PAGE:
A Month Of Seeing Spots


It’s been around a month since Leopard was launched to great fanfare, and most of the upgrade addicts that heralded its release are already feeling the bends and looking for the next shiny new thing.

Me, I spent a rather hectic month overall, which was a considerable help towards making the new cat seem shiny and new over a longer period of time.

And it still is, of course. New, I mean. It’s obvious that some of the paint isn’t quite dry yet, as Apple itself attested by patching it only a couple of weeks after launch with the first official update (10.5.1).

Plus some of the UI changes are controversial in the least, as today’s release of Quay (brilliantly commented upon by pfig) will attest.

But let’s get back to my experience with it. Over the years, I’ve been mostly inoculated against compulsive upgrading, and as such approached the thing with a somewhat less than enthusiastic demeanor, much like a yearly trip to the dentist or a colonoscopy (which is – I’m told – about the least amount of fun you can have lying down, short of the Spanish Inquisition’s most innovative two-player games back in the 15th century).

Since one of the cardinal rules of upgrading (right up there with “do backups” and “wait for the first patches”) is not messing about with machines that already work perfectly well, I set up Leopard on my iMac “G5“Tiger (which is nowhere as critical to me as my MacBook, and which was, overall, getting a bit on the crufty side) first, and waited until the first updates came out to upgrade my MacBook.

And, like with any other change, I kept coming up against a bunch of minor tweaks to several different things, from the UI to the way existing apps behaved.

I’m not going to go through all of them exhaustively (far from me to crank out another of those rather boring and pointless OS reviews that seem to be all the rage these days, and where the author painstakingly dissects some obscure activity or feature that is as interesting to the average user as a fossilized mosquito turd), but there were some things that did strike my fancy.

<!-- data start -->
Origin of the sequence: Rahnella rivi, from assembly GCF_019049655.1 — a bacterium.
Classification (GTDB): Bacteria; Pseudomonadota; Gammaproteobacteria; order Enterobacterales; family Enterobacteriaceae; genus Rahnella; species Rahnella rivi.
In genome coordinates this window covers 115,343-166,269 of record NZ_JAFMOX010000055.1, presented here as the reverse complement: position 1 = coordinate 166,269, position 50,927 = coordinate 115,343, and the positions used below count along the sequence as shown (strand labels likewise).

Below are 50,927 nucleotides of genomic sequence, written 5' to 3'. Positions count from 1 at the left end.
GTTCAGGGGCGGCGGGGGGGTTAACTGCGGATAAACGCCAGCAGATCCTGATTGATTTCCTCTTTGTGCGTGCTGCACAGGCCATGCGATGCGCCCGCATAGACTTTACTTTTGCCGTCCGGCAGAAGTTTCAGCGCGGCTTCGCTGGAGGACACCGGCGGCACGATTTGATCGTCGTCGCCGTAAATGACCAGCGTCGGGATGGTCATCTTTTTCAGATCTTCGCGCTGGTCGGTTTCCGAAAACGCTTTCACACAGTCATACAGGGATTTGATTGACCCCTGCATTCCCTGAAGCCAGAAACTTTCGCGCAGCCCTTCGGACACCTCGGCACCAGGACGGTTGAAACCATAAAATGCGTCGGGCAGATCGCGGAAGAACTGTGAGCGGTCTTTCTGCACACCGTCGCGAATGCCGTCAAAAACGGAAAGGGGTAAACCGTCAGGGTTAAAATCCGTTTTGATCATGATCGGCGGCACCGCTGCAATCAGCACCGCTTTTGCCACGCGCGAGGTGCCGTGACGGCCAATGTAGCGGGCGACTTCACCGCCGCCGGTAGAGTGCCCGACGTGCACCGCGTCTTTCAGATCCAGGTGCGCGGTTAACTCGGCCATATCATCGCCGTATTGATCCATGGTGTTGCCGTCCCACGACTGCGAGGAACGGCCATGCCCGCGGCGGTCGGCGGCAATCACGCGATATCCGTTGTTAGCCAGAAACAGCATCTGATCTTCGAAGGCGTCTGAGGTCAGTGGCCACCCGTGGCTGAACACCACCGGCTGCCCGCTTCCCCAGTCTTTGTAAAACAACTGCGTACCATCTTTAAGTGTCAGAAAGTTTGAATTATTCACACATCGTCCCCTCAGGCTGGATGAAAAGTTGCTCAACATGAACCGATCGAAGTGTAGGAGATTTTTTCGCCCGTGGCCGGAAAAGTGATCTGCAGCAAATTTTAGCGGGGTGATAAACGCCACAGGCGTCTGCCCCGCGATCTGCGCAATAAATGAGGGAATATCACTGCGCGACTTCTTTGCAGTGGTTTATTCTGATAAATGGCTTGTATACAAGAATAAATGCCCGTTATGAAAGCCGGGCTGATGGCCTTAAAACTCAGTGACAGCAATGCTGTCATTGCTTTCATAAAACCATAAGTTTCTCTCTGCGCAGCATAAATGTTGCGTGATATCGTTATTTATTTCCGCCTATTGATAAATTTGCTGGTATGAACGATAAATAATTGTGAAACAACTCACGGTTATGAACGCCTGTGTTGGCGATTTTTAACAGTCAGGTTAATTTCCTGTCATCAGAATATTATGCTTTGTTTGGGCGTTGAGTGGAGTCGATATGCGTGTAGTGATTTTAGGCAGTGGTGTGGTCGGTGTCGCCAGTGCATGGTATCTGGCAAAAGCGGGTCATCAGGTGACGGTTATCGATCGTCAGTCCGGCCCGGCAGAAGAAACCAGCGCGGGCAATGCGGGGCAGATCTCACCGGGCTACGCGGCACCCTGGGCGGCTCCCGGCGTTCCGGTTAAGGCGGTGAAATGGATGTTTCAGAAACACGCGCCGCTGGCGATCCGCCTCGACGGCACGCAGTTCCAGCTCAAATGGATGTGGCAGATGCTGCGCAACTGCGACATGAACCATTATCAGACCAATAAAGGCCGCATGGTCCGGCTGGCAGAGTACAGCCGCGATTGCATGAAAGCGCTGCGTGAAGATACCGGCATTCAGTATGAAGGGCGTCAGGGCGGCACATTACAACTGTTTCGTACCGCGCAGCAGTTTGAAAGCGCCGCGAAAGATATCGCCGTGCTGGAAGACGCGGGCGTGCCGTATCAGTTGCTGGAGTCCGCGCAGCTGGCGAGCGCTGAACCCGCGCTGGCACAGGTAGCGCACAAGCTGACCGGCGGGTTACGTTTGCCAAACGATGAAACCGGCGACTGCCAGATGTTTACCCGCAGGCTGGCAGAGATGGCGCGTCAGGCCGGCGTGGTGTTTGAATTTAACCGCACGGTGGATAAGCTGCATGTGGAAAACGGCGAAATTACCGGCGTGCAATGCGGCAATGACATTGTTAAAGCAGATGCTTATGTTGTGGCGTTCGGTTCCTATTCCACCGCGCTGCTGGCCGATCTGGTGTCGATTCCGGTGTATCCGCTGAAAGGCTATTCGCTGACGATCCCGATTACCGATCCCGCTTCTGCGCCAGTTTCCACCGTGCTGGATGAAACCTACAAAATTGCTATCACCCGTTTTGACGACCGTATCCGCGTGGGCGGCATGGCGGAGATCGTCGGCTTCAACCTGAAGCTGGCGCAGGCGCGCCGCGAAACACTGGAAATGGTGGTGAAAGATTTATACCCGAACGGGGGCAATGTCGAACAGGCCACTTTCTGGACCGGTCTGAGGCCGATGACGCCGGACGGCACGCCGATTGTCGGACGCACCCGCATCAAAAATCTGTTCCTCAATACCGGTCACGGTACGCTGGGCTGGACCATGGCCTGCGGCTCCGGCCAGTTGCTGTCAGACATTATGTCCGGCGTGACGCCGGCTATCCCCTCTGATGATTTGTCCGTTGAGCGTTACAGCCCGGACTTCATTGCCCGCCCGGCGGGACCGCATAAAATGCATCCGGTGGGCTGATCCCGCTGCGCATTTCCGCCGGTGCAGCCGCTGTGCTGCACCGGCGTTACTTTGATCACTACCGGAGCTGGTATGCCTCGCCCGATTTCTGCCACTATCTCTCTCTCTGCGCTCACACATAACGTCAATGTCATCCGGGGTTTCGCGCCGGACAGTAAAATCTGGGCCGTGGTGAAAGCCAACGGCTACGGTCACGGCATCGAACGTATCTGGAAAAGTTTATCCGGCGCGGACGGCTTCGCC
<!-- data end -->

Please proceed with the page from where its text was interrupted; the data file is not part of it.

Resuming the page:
For instance, unlike many other Mac immigrants from UNIX lands, I wasn’t pining for a tabbed terminal. I actually find it somewhat of a frilly affectation that only wimpy mouse-pushing geeks will like, since it ultimately leads to dispersion (the more things you try to do at once, the worse they eventually turn out), and, if you really want to, say, have a process running in the background, there are better ways to go about that (like screen, for instance).

But tabs are there, nonetheless (tear away and all), and so are multiple color schemes (which I somehow manage to be unable to apply coherently across windows) and all the character encodings you could possibly want in a terminal window.

And, of course, Apple persists in binding “next tab” and “previous tab” to key combinations (Cmd-{) that are completely senseless for non-US users. But hey, this time they got the Portuguese spellings right, at least on the OS itself.

And I do love the new Downloads folder, which has so far been an utter failure at keeping my desktop clean (or a success at moving some of the clutter elsewhere) – but that’s not Apple’s fault.